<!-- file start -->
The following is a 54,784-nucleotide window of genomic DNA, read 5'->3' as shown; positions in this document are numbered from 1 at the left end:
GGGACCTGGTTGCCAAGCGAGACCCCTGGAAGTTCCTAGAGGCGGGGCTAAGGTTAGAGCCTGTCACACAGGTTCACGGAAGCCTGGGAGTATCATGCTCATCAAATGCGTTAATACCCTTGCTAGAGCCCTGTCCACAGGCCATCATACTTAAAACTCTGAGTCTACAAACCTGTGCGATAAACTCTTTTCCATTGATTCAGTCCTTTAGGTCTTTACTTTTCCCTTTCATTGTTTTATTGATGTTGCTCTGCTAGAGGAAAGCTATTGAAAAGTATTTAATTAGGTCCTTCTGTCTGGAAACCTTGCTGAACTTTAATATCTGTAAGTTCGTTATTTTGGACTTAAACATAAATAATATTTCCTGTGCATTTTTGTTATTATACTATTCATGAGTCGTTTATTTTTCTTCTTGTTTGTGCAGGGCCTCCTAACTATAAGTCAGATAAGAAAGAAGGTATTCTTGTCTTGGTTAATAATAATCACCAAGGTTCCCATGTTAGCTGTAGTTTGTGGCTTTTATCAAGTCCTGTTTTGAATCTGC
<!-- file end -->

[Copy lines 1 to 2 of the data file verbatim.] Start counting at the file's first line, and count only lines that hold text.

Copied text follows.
The following is a 54,784-nucleotide window of genomic DNA, read 5'->3' as shown; positions in this document are numbered from 1 at the left end:
GGGACCTGGTTGCCAAGCGAGACCCCTGGAAGTTCCTAGAGGCGGGGCTAAGGTTAGAGCCTGTCACACAGGTTCACGGAAGCCTGGGAGTATCATGCTCATCAAATGCGTTAATACCCTTGCTAGAGCCCTGTCCACAGGCCATCATACTTAAAACTCTGAGTCTACAAACCTGTGCGATAAACTCTTTTCCATTGATTCAGTCCTTTAGGTCTTTACTTTTCCCTTTCATTGTTTTATTGATGTTGCTCTGCTAGAGGAAAGCTATTGAAAAGTATTTAATTAGGTCCTTCTGTCTGGAAACCTTGCTGAACTTTAATATCTGTAAGTTCGTTATTTTGGACTTAAACATAAATAATATTTCCTGTGCATTTTTGTTATTATACTATTCATGAGTCGTTTATTTTTCTTCTTGTTTGTGCAGGGCCTCCTAACTATAAGTCAGATAAGAAAGAAGGTATTCTTGTCTTGGTTAATAATAATCACCAAGGTTCCCATGTTAGCTGTAGTTTGTGGCTTTTATCAAGTCCTGTTTTGAATCTGC